The daily business briefing: November 14, 2023

CBS becomes the first network to release post-strike TV schedule, The Wall Street Journal uncovers sexism allegations at the FDIC, and more

FDIC accused of sexism
Woman walks by FDIC headquarters
(Image credit: Nathan Howard / Bloomberg via Getty Images)

1. CBS unveils post-strike TV season plans

CBS on Monday announced February premiere dates for a shortened, three-and-a-half-month TV season following the resolution of writers and actors strikes. The schedule, the first glimpse of how the networks plan to rebound from the work stoppages, is scheduled to start after CBS's Feb. 11 Super Bowl telecast. The premiere of the new drama "Tracker" will get things started, followed by new episodes of popular shows like "Young Sheldon" during the week of Feb. 12. Most of the network's series, including the "NCIS" and "FBI" franchises, will start the same week. The announcement came five days after actors' union SAG-AFTRA ended its strike. The writers returned to work in late September. Variety, Deadline

2. Report: FDIC plagued by sexism

A toxic work environment where allegations of sexual harassment often went unpunished has led to the departure of numerous female employees from the Federal Deposit Insurance Corp., The Wall Street Journal reported Tuesday. Women who left the FDIC, one of the nation's top banking regulators, said they were given fewer opportunities than male counterparts due to sexism at the agency, the Journal reported, citing interviews with 20 women who quit and dozens of other current and former employees. "It was just an accepted part of the culture," said Lauren Lemmer, a former examiner-in-training who quit in 2013. An FDIC official said the agency investigates reports of harassment and takes appropriate action. The Wall Street Journal

3. Donald Trump Jr.: Dad's 'an artist with real estate'

Donald Trump Jr. returned to the witness stand in his father's civil fraud case in New York on Monday. In three hours of testimony, former President Donald Trump's eldest son heaped praise on his father's signature properties, describing Trump Tower in Manhattan as "genius" and Mar-a-Lago in Florida as "one of the few American castles." Trump Jr. described his father as a "visionary" and "an artist with real estate." His testimony came as the defense started its rebuttal of New York Attorney General Letitia James' $250 million lawsuit accusing the Trump Organization of fraudulently inflating the value of its properties to secure favorable loans. The New York Times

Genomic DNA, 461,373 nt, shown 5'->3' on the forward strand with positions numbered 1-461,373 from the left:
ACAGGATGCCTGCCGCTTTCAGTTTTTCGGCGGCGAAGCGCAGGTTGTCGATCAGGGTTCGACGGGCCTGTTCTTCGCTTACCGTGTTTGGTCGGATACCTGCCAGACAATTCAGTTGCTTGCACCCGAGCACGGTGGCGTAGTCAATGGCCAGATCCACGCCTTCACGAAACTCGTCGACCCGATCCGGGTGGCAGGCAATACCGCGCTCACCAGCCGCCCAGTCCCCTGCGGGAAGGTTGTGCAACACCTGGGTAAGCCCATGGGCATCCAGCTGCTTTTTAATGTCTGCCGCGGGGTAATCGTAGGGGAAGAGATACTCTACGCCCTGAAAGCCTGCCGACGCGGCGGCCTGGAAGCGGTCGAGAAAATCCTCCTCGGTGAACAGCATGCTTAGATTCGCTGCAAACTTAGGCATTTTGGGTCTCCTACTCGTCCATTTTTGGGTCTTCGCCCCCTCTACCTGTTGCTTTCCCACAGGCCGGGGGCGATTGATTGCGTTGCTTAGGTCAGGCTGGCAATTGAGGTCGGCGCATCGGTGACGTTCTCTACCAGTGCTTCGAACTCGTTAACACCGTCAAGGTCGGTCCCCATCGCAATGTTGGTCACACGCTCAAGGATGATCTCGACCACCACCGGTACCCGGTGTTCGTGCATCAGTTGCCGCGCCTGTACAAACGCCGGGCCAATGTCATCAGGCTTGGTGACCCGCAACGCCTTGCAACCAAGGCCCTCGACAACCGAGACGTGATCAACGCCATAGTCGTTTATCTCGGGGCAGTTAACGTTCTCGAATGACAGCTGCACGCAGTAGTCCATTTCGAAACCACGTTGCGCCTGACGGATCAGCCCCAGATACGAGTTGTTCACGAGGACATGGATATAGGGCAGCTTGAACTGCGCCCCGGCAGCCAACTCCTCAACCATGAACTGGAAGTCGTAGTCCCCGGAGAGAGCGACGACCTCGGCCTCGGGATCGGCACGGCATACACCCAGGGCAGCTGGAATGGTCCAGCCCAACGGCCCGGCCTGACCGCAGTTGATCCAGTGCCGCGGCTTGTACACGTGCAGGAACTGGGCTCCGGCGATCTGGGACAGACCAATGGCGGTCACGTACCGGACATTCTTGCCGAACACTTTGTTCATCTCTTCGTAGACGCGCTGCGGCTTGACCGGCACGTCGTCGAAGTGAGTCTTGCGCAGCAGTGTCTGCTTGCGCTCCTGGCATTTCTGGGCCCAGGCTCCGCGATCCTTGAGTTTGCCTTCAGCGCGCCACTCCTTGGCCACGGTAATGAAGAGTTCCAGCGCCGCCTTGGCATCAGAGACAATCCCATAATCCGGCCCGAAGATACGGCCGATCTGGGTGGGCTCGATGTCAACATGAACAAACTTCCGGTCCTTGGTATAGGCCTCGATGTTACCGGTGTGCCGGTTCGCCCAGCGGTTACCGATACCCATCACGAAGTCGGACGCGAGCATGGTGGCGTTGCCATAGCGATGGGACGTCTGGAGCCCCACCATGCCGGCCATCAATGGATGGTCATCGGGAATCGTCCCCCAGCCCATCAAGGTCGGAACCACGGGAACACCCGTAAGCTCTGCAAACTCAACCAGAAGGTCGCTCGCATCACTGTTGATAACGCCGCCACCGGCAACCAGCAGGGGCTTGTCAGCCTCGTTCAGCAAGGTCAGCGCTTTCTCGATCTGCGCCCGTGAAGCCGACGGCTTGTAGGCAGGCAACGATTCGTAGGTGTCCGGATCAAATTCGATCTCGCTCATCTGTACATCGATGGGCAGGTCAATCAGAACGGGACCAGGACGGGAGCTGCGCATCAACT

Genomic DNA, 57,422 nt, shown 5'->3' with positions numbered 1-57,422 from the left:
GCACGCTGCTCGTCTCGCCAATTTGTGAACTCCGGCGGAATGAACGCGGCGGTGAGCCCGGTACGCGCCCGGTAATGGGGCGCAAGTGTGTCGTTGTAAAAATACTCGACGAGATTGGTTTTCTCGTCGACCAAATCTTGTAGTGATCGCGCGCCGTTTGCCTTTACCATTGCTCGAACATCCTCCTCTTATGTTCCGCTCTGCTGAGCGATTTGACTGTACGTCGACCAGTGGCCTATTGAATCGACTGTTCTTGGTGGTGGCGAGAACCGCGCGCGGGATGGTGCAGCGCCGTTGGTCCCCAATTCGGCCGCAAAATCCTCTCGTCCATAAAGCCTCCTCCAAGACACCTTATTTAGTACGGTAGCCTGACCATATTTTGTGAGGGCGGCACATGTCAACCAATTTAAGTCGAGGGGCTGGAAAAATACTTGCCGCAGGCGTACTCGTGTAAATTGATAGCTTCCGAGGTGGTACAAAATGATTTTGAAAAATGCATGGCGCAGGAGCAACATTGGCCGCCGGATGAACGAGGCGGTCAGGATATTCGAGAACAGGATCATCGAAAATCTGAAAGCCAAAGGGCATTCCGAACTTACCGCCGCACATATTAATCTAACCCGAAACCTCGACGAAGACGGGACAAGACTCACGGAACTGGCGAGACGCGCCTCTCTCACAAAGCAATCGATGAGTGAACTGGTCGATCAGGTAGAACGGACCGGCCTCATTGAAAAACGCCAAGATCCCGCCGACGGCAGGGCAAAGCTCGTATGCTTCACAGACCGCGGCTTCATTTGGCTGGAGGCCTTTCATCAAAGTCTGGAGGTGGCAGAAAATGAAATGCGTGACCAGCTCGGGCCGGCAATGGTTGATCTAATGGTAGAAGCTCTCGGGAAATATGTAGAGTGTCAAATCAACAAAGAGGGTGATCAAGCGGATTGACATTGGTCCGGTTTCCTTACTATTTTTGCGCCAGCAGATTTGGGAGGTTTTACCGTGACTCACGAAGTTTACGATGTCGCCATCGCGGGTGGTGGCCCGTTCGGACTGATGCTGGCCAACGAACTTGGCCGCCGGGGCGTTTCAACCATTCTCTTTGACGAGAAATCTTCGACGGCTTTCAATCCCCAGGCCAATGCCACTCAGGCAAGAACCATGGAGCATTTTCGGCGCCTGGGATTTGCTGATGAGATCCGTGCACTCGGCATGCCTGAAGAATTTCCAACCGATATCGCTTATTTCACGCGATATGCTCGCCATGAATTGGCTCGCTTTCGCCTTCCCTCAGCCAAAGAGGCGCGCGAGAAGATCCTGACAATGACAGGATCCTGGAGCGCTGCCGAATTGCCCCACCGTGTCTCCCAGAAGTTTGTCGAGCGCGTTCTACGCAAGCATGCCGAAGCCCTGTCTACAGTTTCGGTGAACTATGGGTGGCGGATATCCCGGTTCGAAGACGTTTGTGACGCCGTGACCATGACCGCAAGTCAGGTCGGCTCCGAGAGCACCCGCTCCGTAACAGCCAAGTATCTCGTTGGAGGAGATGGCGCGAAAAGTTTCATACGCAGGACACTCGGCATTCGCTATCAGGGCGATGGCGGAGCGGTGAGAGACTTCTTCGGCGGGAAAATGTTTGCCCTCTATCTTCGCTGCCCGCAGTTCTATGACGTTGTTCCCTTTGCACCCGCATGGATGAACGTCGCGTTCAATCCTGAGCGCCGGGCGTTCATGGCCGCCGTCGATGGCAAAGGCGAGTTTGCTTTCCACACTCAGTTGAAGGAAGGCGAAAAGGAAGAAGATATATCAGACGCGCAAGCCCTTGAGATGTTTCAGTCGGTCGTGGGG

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4. Stock futures flat ahead of inflation data

U.S. stock futures were little changed early Tuesday ahead of fresh inflation data. Futures tied to the Dow Jones Industrial Average were flat at 7 a.m. ET. S&P 500 and Nasdaq futures were up 0.1% and 0.2%, respectively. Economists surveyed by Dow Jones expected the October consumer price index, due to be released at 8:30 a.m. ET, to show a monthly increase of 0.1% and an annualized increase of 3.3%. The so-called core index, which excludes volatile food and energy prices, is expected to show a 4.1% annual increase. "A hot CPI report may call into question investors' belief the Fed is done hiking rates," Bill Merz, head of capital market research at U.S. Bank Asset Management, told CNBC. CNBC

5. Biden and Xi to talk trade at San Francisco summit

President Biden is scheduled to meet with Chinese President Xi Jinping on Wednesday to discuss trade, Taiwan and frayed U.S.-China relations. The leaders will meet on the sidelines of the looming Asia-Pacific Economic Cooperation summit in San Francisco. White House Press Secretary Karine Jean-Pierre said Biden and Xi would talk about the "continued importance of maintaining open lines of communication" between the world's two biggest economies so they "can continue to responsibly manage competition and work together where our interests align, particularly on transnational challenges that affect the international community." The Associated Press

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